Alienation or regress: on the non-inferential character of agential knowledge

Philosophical Studies 178 (6):1757-1768 (2020)
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Abstract

A central debate in philosophy of action concerns whether agential knowledge, the knowledge agents characteristically have of their own actions, is inferential. While inferentialists like Sarah Paul hold that it is inferential, others like Lucy O’Brien and Kieran Setiya argue that it is not. In this paper, I offer a novel argument for the view that agential knowledge is non-inferential, by posing a dilemma for inferentialists: on the first horn, inferentialism is committed to holding that agents have only alienated knowledge of their own actions; on the second horn, inferentialism is caught in a vicious regress. Neither option is attractive, so inferentialism should be rejected.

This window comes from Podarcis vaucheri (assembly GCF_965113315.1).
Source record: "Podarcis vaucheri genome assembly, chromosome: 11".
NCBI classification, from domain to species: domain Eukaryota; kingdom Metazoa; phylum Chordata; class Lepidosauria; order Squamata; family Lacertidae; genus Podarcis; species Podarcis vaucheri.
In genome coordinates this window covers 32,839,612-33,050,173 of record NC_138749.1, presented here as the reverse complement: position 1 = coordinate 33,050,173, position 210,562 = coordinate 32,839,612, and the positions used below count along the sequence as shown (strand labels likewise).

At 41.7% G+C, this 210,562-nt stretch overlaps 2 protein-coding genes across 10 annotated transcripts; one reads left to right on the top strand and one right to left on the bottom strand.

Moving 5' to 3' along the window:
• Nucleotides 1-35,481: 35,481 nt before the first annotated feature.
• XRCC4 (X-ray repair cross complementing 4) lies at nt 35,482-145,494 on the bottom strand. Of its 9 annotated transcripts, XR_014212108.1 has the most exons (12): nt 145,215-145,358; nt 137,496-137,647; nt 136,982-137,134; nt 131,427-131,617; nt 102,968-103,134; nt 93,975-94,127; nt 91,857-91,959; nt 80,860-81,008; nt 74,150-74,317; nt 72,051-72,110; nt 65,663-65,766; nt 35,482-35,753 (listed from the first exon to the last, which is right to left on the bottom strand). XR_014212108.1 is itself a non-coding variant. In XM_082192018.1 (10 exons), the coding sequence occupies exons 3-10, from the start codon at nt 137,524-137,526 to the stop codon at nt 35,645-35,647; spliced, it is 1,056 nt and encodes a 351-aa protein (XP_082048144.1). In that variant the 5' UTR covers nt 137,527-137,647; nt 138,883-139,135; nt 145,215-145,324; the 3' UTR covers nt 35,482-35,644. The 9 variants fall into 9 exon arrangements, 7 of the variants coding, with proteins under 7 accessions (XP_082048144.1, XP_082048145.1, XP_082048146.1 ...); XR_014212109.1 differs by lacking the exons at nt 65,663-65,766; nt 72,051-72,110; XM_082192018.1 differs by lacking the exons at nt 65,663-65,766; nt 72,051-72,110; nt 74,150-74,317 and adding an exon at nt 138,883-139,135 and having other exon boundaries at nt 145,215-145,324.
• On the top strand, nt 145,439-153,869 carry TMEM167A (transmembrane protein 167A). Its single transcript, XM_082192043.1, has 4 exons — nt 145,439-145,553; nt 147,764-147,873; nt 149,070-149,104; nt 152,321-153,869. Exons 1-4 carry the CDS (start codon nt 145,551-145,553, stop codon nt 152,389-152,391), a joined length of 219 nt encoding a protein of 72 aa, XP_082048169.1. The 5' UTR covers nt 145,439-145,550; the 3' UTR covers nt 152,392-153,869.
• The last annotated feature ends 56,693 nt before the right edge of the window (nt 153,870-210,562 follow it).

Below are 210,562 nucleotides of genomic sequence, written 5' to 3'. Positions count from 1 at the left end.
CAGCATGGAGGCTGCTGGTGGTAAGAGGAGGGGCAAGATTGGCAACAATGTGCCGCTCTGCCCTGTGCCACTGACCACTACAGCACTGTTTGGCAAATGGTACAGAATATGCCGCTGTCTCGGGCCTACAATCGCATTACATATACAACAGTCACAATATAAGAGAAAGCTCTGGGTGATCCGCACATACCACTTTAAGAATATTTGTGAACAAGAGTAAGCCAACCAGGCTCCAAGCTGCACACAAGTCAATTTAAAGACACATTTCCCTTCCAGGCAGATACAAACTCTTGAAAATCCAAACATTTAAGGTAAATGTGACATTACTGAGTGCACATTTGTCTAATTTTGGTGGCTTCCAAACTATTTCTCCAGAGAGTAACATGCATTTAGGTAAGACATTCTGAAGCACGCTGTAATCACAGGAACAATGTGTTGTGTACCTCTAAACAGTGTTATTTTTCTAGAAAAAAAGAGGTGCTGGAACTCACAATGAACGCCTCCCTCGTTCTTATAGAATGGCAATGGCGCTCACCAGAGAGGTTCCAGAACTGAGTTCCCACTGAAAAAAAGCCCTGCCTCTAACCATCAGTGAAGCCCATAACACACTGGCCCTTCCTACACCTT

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Juan S. Piñeros Glasscock
Georgia State University

Citations of this work

Action.George Wilson - 2008 - Stanford Encyclopedia of Philosophy.
Authoritative Knowledge.Juan S. Piñeros Glasscock - 2020 - Erkenntnis 87 (5):2475-2502.

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References found in this work

Change in View: Principles of Reasoning.Gilbert Harman - 1986 - Cambridge, MA, USA: MIT Press.
What is inference?Paul Boghossian - 2014 - Philosophical Studies 169 (1):1-18.

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